A good supply of firewood is nice to have at this time of the year.

I remember when I became old enough to take a hand in preparing for the winter’s wood-burning needs at this old farmhouse. At about 10 years old, I could throw the sticks of wood through the cellar window as my father and grandfather handled the heavy work on the old saw rig. The one-lunger chugged steadily as the wide leather belt spun the saw blade, and a high-pitched screech accompanied every stick that was sliced off, destined for the big furnace.

Most farms of the area heated with wood. In town, coal had been replaced by oil-burning systems. In the country, families like ours might have a modest woodlot of 20 or 30 acres that produced a growth to cover the homestead’s annual needs.

Farm life in the summer was filled with haying, gardening and care of livestock, but there was no slowdown of activity as winter approached. Labor shifted to the woodlot as soon as autumn arrived. The families’ men, usually assisted by neighbors, spent long cold days with axes and saws. Trees were felled and logs were “yarded” for a year’s seasoning. The previous year’s log pile was loaded on horse-drawn sleds and hauled back to the farm.

That’s as close to deep-woods lumberjack work as my family came.

For many farm families, the men left for months of hard winter work in the woods camps. It was essential employment in the middle of the 1880s, and well into the 1900s.


I came across an account of a local man who knew that difficult life well. He was not a lumberjack or other camp employee. He was known as “missionary to the woodsmen.”

George H. Bowie, who was born at Danville around 1841, was 57 years old when he recognized a need to bring religion to the rough and rowdy woods crews of Maine. That meant dedication and hardship no less demanding than missionary work undertaken in far-flung countries of the world, and the dangers were just as great.

Bowie told stories of his missionary work in talks at the First Universalist Church about 100 years ago. He had grown up in this area and he recalled building the mills in Lewiston.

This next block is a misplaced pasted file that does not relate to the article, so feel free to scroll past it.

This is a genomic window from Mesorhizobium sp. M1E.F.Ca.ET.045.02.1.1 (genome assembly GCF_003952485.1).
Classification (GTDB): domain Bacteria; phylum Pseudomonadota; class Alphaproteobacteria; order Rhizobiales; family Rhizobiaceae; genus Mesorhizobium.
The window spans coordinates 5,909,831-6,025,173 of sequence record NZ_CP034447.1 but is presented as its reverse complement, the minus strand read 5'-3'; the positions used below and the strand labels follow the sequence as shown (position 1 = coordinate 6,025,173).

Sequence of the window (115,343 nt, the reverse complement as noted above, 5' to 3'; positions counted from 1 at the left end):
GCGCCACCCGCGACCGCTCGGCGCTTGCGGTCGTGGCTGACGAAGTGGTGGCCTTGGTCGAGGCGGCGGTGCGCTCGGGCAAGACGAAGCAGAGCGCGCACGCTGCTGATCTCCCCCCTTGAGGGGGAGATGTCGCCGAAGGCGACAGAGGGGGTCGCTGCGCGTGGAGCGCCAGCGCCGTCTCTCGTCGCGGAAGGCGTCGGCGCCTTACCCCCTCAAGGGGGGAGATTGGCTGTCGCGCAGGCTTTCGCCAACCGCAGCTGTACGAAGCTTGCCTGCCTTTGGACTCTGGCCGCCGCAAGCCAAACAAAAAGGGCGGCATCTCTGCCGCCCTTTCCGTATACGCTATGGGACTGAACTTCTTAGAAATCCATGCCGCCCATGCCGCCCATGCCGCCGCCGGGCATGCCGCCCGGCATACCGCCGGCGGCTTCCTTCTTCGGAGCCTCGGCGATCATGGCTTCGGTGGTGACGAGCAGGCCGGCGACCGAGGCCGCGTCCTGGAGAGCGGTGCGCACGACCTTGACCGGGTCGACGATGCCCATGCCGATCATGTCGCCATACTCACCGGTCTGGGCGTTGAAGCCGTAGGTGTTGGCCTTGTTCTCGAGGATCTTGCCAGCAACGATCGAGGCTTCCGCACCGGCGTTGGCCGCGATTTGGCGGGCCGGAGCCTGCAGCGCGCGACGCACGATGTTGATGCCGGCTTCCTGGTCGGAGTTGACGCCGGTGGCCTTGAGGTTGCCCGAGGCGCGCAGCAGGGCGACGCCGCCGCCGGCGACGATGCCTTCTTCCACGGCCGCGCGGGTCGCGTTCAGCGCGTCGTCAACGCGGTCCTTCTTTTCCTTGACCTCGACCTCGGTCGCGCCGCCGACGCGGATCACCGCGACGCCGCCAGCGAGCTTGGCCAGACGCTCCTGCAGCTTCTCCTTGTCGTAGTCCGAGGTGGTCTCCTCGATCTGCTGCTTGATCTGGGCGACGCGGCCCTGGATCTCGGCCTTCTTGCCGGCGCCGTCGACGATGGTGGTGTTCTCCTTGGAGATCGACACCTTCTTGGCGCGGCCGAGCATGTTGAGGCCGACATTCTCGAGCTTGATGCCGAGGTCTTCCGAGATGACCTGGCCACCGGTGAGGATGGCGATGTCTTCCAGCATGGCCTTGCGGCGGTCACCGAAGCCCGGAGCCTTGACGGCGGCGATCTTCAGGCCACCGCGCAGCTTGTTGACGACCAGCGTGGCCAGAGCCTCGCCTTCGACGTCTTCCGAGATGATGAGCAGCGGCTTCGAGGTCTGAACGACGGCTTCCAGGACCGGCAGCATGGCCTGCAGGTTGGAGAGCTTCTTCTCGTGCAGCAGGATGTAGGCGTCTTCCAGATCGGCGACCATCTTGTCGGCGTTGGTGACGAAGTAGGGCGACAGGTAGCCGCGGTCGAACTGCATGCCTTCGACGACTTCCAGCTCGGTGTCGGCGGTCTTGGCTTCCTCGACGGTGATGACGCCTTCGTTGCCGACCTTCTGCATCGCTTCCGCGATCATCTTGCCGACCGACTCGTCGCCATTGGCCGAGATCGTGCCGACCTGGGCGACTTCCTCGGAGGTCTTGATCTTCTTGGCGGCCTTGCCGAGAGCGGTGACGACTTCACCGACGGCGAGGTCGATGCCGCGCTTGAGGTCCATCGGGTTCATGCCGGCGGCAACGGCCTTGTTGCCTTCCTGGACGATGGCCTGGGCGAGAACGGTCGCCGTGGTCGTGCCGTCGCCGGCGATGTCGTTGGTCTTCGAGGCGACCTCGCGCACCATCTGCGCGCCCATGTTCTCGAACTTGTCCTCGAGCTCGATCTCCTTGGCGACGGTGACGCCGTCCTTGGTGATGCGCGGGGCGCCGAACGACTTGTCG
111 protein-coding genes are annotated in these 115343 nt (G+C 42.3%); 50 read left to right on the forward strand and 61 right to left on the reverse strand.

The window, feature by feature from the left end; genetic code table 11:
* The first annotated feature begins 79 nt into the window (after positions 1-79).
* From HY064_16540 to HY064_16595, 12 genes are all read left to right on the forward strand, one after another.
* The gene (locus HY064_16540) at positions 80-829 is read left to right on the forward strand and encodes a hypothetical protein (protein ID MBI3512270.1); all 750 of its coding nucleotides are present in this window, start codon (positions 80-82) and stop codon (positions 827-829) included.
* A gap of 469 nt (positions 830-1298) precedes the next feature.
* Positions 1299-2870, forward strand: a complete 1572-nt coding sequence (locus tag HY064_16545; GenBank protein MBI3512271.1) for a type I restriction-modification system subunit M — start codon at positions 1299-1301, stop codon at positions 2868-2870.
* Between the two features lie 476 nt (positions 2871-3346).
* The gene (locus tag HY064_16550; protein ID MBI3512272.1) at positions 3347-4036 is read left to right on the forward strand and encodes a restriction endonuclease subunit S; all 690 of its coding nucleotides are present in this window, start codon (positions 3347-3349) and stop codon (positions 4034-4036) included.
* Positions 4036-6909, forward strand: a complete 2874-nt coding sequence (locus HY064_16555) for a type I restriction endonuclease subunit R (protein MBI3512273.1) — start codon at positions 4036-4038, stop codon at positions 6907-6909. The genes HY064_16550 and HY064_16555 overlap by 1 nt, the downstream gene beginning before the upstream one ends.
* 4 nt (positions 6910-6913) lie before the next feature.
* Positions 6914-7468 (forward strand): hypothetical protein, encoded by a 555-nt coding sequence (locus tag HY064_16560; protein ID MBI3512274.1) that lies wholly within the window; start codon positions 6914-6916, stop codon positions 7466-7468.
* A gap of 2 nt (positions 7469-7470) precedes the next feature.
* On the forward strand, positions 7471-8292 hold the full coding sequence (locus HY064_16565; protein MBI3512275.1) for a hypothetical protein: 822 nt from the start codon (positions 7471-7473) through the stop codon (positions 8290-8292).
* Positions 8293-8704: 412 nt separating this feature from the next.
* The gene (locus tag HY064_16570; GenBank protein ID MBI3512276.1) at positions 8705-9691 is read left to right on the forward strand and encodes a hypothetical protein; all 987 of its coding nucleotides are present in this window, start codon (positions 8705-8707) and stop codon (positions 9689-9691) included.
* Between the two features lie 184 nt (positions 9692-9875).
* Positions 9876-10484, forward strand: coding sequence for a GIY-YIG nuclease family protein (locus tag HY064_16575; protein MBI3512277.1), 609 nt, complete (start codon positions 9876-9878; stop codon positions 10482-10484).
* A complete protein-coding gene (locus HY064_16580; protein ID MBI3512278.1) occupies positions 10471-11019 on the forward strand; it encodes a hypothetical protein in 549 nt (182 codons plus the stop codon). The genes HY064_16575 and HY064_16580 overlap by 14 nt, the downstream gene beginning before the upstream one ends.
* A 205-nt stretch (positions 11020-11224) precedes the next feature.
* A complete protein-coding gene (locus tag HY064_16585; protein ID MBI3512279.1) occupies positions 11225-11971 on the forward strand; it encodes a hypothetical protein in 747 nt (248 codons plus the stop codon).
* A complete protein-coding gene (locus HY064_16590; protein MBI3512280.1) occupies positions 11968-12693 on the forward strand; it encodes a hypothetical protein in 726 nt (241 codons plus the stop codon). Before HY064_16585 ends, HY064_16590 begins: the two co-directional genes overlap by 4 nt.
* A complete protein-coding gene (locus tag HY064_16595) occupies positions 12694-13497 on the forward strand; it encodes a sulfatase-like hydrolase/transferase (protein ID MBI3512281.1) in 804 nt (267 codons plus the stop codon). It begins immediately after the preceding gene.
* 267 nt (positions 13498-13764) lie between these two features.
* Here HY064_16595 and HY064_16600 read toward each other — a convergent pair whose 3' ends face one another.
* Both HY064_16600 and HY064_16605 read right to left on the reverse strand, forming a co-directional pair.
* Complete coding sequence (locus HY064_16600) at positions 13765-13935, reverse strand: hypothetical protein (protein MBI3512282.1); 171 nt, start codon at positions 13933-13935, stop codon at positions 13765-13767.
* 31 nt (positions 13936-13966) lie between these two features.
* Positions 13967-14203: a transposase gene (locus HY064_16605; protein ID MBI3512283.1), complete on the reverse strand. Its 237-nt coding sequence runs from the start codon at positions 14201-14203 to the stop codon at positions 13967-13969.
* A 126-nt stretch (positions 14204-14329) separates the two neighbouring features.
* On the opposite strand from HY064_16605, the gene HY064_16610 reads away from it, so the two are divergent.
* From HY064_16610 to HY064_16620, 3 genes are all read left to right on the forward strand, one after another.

But it was his decision to take to the woods at an advanced age that made him an exceptional son of the Androscoggin Valley. He was connected with the Free Baptist Church of this vicinity when he started to preach to woodsmen. After some years, he found more support for his work from the Universalist churches, although he never received money, food or supplies for his work. A Lewiston Evening Journal reporter attending Bowie’s talk said, “His has been a work of privation and love. To it has been attached no salary.”

Bowie would set out for the deep woods camps, sometimes without money or food, depending on faith to sustain him. When necessary, he trekked for miles on snowshoes to visit the camps. At one time he trudged 12 miles in blizzard conditions. He tramped from camp to camp, and if luck favored, he was invited to ride upon a “tote team.” He carried only a small “grip” for personal items, a violin and his snowshoes.

Bowie explained that he always approached the camp boss first, and he was always welcomed. Then he would talk with the camp cook to arrange a meeting place.


“Very soon, I found they were referring to me as ‘Our Pioneer Missionary,’” he said.

Bowie approached the woodsmen as “a critical audience.” He did not preach a traditional sermon. The men were less educated than a city or town congregation, but they listened with keen interest, and for days afterward they discussed his words. At night, seated upon the “deacon seats” before a roaring fire, they argued his meaning.

The reporter ventured to say that “one of the Rev. Mr. Bowie’s sermons in the woods is longer talked of than any which the greatest preacher of New England utters in a year.”

His greatest impact, according to the reporter, was at the little inland hamlet of Chesuncook on the shores of the lake of that name on the West Branch of the Penobscot River.

“As a result of his efforts, there is a school there today (in 1914) where the children are taught and, thanks to him, the peal of the church bell is heard,” the news story said. “It is a change hard for those who knew ‘Suncook’ in the long ago to believe.”

Dave Sargent is a freelance writer and a native of Auburn. He can be reached by sending email to [email protected]

Only subscribers are eligible to post comments. Please subscribe or login first for digital access. Here’s why.

Use the form below to reset your password. When you've submitted your account email, we will send an email with a reset code.

filed under: